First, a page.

Basic Education Reform in China

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Abstract

China's recent basic education reform followed and, in a certain way, imitated its economic reform. The economic reform merged the experimental dual (planned and market) price systems into a free market economy and yielded phenomenal success. Basic education reform, however, has not succeeded in transforming the introductory dual-track (key school and regular school) systems into a universal one. This article briefly examines the general process and outcomes of basic education reform. It discusses the following questions: Is basic education reform also a story of success? What significant lessons can the Chinese reform experience offer to other comparable developing countries?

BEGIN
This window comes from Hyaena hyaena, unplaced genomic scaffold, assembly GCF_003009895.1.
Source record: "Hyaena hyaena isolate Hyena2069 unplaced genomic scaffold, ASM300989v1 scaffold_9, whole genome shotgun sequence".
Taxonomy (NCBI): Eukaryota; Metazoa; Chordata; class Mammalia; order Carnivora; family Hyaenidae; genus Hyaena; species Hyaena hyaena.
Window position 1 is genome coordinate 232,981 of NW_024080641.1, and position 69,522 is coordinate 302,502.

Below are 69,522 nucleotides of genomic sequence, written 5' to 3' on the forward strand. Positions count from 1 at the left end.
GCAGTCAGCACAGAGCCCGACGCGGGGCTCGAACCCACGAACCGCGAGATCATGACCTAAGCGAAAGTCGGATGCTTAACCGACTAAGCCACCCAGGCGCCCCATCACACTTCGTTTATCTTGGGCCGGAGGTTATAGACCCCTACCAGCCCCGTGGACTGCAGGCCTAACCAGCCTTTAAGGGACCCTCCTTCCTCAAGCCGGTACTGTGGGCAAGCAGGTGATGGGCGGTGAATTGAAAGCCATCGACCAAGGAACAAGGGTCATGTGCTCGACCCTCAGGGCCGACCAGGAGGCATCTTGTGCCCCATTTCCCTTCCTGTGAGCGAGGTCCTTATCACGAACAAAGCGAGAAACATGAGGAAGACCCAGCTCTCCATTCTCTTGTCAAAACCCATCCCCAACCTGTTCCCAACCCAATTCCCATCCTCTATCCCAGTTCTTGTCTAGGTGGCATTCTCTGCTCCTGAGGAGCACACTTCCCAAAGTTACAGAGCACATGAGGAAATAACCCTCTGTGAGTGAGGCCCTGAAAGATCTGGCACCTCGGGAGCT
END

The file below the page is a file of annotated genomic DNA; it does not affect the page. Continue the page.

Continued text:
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How to Cite
Wang, C., & Zhou, Q. (2002). Basic Education Reform in China. Education Policy Analysis Archives, 10, 15. https://doi.org/10.14507/epaa.v10n15.2002
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Articles
Author Biographies

Chengzhi Wang, Princeton University

Chengzhi Wang did his doctorate work in educational policy studies at the University of Illinois at Urbana-Champaign. He taught English education at a normal university in China and multicultural education at a teaching university in Illinois. He now works as an academic professional at the Princeton University.

Quanhua Zhou, University of Arizona

Quanhua Zhou is a doctoral student at the Center for the Study of Higher Education at the University of Arizona. He earned a Master's degree in International Relations and worked in the administration of Peking University for several years. His research interests include higher education finance and educational policy.